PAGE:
Health Inspector

What is the process of health inspections?

What is the process of health inspections?

Although different countries may have differing regulations regarding public health inspections, there are some things you can count on no matter your location. An inspector from the health department is authorized to visit any venue at any time without warning and they must inspect your establishment at least once annually (usually every six months), plus any time there are complaints filed.

Before inviting anyone into your kitchen, be sure to verify their credentials. In some cases, people have impersonated safety and health inspectors; if you feel suspicious of their behavior, contact your local health department for further verification. Your staff should also be trained in following in your footsteps if you aren’t present when making decisions.

What are the primary elements a health inspector looks for during an inspection?

Local health departments typically post their food inspection criteria online. You may even find a checklist you can download to assist in conducting inspections.

Food Contamination

An inspector will check your food to make sure it’s free from contamination. This means keeping raw foods separate from ready-to-eat items and ingredients stored in food grade containers with tight fitting lids. Storing any questionable items such as cleaning chemicals or personal belongings near food can lead to serious problems.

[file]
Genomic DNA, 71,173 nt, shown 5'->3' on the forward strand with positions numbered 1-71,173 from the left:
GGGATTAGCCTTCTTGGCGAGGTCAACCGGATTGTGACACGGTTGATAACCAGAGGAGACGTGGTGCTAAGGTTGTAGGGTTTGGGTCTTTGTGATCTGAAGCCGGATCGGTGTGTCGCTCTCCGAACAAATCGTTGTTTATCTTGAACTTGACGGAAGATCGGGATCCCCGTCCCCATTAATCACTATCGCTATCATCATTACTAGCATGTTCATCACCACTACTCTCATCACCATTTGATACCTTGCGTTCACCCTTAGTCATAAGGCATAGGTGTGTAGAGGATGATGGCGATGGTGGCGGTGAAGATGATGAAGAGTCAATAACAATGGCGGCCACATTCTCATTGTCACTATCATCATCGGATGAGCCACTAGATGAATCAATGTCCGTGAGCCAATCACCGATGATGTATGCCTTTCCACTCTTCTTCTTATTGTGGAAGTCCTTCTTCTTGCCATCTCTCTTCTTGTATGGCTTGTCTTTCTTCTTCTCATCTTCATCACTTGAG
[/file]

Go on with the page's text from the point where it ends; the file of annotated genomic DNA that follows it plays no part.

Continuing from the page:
How will your business get marked down?

Food that has not been properly protected. Storerooms that are too close to where food is kept. Incorrect containers. Foods should not have expiration dates on them.

  • Your menu descriptions are misleading (e.g., you don’t mention nuts).
  • Preparing ready-to-eat food should not be done by employees who don’t wear gloves.
  • Cleaning products should be stored together with food in your pantry;
  • You are storing table linens and utensils in an inappropriate place.
  • Food handlers should keep their cell phones close by while preparing food (on countertops or cutting boards).
  • Raw ingredients may be stored under dripping meat in your fridge; additionally, pests may lurk within these storage units.

Temperature Control

Food poisoning is often due to ingredients not being stored at safe temperatures. Inspectors spend a great deal of time checking the temperature and storage locations of your food items.

They will also request evidence of regular temperature checking and details regarding temperature measuring devices.

How will your business get marked down?

  • Unsafe internal temperatures can cause food spoilage.
  • Dangerous foods were left out in the open with no temperature control applied.
  • Temperature control wasn’t used to protect display foods either.
  • Temperatures in storage areas may not be the correct temperature

Incorrect heating procedures could also be an issue; employees could be asked by inspectors what temperature they cooked their food at and how long it was reheated for confirmation that it reached 165degF or 73.8degC.